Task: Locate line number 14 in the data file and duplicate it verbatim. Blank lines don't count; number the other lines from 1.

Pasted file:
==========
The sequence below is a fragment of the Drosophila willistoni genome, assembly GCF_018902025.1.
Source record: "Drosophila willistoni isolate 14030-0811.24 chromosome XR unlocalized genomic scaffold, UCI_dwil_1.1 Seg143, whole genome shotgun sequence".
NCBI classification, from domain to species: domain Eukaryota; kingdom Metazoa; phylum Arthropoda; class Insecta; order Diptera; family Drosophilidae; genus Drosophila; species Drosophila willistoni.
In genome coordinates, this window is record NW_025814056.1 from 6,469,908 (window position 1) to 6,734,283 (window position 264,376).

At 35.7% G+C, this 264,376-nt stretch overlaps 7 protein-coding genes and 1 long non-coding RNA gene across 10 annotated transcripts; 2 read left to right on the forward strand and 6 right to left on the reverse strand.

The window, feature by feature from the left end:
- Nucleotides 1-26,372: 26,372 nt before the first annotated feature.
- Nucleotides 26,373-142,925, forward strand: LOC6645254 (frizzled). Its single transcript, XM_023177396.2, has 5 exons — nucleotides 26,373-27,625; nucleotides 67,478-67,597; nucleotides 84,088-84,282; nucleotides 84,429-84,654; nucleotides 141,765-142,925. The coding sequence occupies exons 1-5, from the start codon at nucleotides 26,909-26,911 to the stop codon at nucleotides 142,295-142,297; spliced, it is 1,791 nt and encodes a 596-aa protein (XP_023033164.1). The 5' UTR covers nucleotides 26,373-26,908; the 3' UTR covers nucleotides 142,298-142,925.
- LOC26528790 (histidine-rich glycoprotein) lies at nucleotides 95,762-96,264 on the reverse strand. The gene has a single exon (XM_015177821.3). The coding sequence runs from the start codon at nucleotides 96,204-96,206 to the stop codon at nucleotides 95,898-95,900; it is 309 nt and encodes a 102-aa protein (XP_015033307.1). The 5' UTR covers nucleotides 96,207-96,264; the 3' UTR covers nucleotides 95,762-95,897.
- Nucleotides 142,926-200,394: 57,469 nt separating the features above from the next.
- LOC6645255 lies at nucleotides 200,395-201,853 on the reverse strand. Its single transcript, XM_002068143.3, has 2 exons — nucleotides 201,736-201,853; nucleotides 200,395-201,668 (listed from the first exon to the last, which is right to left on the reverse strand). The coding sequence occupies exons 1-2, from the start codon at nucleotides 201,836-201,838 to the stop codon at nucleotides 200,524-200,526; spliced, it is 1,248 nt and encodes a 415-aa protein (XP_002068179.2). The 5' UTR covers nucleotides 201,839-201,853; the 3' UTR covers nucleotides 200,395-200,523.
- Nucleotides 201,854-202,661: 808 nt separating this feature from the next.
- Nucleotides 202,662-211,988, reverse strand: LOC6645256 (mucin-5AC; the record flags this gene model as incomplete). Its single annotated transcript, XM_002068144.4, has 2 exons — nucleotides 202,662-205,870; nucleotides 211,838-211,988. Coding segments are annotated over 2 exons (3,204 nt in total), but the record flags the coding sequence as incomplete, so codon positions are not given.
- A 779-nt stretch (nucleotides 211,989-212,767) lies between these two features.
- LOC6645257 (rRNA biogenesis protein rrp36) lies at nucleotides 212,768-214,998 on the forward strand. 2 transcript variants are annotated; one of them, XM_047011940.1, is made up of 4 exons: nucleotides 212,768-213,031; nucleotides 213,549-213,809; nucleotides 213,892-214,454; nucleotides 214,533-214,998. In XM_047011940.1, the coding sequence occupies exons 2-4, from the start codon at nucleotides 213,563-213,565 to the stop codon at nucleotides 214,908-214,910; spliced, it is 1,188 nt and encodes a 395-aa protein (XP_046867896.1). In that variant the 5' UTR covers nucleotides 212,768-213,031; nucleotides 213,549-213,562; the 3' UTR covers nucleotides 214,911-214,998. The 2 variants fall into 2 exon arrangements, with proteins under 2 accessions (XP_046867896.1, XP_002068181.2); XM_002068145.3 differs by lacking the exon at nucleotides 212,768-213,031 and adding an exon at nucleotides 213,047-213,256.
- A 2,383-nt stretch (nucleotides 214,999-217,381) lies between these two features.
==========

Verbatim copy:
- A 779-nt stretch (nucleotides 211,989-212,767) lies between these two features.